modern society the measuring is done we shall in due time see; for the

present it is enough that we perceive the universality of the law

according to which value is best measured by the disutility of the

labor which is most costly to the worker. Organized societies do

something which is tantamount to this. It is as though the whole

social organism were an individual counting the sacrifices of his most

costly labor and getting therefrom a unit for comparing the effective

utilities of different goods.

How Primitive Man tests Value

It is a mistake to suppose that what

is essential in value depends on the existence of an actual market in

which things are exchanged for each other. In a market, it is true,

values are established and their amounts are expressed in ways that

cannot be adopted in primitive life. When we buy a thing, we help to

fix the value of it and of other things which are like it. The mere

ratios in which things exchange for each other in a market are,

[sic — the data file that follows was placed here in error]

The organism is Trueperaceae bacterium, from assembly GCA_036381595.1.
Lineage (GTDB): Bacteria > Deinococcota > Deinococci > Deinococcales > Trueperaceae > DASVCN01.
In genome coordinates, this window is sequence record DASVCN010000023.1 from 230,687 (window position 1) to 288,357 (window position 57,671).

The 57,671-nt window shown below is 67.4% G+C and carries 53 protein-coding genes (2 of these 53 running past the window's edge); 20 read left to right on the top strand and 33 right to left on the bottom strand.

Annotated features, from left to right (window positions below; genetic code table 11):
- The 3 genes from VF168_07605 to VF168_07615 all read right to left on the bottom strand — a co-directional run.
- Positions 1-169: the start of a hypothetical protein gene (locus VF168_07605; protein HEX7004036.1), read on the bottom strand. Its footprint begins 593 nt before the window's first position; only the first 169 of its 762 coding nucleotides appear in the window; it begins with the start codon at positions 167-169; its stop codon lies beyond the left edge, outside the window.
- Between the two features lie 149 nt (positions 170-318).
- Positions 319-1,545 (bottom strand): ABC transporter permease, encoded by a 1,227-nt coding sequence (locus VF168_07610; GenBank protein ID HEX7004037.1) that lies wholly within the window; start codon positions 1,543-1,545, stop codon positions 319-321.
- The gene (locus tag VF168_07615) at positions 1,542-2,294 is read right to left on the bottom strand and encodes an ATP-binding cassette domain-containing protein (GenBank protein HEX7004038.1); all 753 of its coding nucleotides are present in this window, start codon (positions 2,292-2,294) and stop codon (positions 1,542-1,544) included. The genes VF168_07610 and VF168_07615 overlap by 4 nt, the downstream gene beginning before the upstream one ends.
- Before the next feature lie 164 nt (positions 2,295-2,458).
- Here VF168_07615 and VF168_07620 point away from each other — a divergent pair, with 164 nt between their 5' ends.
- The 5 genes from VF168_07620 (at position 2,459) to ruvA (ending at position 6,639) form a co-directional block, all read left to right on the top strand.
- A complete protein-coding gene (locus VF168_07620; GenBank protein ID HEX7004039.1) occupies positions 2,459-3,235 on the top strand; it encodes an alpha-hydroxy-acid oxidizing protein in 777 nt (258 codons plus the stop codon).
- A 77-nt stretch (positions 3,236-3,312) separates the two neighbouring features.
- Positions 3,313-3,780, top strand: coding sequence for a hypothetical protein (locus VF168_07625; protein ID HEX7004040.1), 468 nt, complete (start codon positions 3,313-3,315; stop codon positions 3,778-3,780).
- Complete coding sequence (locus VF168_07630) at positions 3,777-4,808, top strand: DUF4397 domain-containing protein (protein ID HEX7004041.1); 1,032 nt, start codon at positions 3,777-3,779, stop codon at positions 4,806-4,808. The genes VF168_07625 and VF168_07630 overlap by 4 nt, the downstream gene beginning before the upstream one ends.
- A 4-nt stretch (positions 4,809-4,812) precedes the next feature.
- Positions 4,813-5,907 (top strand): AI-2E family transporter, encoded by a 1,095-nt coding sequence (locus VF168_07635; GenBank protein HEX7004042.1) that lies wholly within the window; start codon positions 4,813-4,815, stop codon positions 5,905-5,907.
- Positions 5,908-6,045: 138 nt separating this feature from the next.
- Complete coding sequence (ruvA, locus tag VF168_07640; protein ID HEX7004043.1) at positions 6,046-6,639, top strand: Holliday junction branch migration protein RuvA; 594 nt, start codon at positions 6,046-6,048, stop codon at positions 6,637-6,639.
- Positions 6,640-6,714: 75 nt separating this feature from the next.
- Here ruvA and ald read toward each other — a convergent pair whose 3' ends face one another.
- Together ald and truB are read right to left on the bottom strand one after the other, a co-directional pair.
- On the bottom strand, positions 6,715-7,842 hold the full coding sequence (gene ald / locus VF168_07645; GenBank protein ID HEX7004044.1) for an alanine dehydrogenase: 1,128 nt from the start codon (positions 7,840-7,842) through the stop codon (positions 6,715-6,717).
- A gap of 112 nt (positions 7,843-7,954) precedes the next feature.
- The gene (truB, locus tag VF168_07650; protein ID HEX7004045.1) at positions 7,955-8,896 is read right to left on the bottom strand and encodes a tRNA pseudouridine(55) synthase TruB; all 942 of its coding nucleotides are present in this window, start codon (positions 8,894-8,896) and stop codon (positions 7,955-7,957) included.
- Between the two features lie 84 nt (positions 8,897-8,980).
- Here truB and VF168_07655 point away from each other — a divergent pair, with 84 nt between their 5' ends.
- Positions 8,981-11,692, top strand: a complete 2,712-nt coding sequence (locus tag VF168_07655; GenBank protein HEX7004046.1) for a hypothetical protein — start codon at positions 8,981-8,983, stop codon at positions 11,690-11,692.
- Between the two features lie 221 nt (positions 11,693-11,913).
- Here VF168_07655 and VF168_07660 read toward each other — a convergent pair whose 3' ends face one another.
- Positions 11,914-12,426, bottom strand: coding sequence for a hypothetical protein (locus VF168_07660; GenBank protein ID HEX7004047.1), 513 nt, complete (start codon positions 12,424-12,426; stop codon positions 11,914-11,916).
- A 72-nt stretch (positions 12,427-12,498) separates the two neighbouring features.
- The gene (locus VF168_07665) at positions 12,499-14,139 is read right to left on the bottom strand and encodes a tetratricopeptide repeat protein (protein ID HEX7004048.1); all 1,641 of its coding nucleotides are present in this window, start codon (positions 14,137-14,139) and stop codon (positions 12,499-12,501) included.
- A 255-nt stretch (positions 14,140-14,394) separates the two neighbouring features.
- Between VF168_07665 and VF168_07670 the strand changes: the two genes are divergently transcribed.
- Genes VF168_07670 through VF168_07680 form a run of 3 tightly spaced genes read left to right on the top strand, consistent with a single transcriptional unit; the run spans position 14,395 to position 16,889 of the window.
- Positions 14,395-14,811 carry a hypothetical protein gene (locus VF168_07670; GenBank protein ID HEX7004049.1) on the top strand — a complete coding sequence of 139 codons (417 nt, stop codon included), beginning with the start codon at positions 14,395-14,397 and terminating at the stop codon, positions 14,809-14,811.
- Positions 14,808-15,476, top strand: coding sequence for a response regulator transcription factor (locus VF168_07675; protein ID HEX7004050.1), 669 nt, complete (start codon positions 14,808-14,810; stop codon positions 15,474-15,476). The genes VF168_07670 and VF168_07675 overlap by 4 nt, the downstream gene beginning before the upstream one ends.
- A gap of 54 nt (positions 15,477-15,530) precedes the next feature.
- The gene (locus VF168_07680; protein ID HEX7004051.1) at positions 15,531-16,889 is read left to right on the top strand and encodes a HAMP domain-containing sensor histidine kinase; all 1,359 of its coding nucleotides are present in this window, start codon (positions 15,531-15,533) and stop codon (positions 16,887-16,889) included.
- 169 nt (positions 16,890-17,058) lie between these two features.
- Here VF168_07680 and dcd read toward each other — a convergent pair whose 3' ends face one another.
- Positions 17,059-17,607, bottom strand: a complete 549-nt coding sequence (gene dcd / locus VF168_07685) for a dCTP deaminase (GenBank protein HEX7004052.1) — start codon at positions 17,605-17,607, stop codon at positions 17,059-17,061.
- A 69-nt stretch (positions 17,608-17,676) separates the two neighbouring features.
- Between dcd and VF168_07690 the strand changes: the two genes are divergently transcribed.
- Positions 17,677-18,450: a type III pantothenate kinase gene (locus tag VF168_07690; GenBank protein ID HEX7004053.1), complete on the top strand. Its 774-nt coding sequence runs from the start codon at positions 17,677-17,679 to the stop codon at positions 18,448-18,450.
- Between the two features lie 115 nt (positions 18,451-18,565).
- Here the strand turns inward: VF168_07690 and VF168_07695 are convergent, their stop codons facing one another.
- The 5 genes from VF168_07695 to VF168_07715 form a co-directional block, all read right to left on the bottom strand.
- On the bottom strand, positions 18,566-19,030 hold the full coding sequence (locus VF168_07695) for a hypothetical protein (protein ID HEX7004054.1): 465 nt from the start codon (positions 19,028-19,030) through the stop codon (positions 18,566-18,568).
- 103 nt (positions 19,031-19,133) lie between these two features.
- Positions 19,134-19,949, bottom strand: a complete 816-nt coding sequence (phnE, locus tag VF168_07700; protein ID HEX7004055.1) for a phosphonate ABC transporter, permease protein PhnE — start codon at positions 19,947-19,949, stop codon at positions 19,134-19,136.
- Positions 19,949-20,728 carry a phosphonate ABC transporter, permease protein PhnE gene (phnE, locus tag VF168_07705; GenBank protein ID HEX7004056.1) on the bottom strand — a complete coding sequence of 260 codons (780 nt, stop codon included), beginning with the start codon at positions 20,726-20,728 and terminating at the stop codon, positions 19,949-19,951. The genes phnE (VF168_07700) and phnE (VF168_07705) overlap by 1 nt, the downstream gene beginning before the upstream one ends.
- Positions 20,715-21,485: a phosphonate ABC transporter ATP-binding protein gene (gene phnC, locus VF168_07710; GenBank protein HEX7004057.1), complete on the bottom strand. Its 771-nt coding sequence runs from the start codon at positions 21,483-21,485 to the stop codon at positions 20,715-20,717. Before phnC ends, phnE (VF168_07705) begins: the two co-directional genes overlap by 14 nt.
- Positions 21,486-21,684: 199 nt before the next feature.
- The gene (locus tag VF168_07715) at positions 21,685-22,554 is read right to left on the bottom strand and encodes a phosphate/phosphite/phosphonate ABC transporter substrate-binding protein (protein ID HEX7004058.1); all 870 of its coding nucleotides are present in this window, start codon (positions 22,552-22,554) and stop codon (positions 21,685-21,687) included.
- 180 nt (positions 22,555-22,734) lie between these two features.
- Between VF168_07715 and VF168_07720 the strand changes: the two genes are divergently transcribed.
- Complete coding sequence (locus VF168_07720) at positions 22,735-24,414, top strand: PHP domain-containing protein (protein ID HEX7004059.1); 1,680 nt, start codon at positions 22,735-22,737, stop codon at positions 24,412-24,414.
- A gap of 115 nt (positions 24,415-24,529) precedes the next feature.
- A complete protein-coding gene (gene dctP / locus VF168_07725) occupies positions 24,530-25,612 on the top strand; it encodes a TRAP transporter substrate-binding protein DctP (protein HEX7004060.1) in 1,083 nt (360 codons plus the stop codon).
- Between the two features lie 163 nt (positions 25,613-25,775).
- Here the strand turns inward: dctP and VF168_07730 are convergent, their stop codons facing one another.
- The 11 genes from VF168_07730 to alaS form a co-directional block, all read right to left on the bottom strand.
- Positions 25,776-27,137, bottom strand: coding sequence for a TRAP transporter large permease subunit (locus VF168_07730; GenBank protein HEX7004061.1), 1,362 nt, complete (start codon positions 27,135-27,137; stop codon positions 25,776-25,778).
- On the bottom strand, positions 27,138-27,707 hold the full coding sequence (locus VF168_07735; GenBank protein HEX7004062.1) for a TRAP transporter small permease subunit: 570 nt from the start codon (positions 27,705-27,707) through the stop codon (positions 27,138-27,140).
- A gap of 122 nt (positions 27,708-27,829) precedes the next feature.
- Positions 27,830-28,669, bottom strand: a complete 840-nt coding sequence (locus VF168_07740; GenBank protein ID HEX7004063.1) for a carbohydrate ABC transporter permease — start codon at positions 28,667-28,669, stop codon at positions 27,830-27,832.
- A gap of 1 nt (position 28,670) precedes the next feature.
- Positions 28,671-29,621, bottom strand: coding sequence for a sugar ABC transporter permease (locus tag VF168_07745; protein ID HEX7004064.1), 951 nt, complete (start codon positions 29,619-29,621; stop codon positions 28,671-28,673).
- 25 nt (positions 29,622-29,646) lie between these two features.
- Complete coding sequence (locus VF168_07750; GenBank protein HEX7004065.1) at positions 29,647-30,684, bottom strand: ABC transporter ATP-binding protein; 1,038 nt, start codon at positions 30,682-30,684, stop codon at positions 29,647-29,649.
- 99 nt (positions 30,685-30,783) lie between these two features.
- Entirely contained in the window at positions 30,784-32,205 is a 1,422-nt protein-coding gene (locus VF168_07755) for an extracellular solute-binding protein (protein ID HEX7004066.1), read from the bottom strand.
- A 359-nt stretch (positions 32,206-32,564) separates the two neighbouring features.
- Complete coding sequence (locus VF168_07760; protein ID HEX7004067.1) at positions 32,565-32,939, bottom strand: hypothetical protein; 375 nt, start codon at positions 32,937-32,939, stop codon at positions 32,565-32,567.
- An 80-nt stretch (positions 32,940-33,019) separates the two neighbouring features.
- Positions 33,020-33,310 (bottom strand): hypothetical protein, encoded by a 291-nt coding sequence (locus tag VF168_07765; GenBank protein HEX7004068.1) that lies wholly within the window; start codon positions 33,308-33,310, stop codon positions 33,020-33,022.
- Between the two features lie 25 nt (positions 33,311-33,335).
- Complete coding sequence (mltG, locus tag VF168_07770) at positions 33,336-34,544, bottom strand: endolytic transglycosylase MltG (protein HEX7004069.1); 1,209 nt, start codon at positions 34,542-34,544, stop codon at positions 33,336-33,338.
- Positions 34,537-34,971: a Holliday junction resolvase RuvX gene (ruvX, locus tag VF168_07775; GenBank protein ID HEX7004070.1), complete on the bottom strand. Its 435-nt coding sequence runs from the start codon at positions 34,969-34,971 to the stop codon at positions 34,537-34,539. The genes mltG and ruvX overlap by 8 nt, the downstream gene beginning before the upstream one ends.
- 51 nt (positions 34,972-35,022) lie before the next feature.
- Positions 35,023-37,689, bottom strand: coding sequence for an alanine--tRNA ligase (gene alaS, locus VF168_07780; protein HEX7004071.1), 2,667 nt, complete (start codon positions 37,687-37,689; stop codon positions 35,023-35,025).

however, by no means the essence of value itself. That is something

deeper and is one of the universal phenomena of wealth. Value, as we

have said, is the measure of the effective utility of things, a kind

of measure that every one is frequently compelled to employ, whether

he is making goods for himself or buying them from others. A producer

who has the option of making different things for himself needs to

know what variety of goods can be increased in supply with the

greatest advantage to himself as a consumer. Adding to the supply of

any one of them is getting a "final" or "marginal" unit of consumers'

wealth. It is something that is needed less than the things that were

already on hand. Without making such a comparison of the importance of

marginal units of different commodities he cannot use his resources in

the way that will do him the most good.[3]

The terms marginal and final mean essentially the same

thing, but the modes of conceiving it differ. When utilities

are thought of as supplied one after another, the last is the

least important. We may represent a man's enlarging

gratifications, not by such a mere series of quantitative

increments, but by an enlarging area. We may draw a series of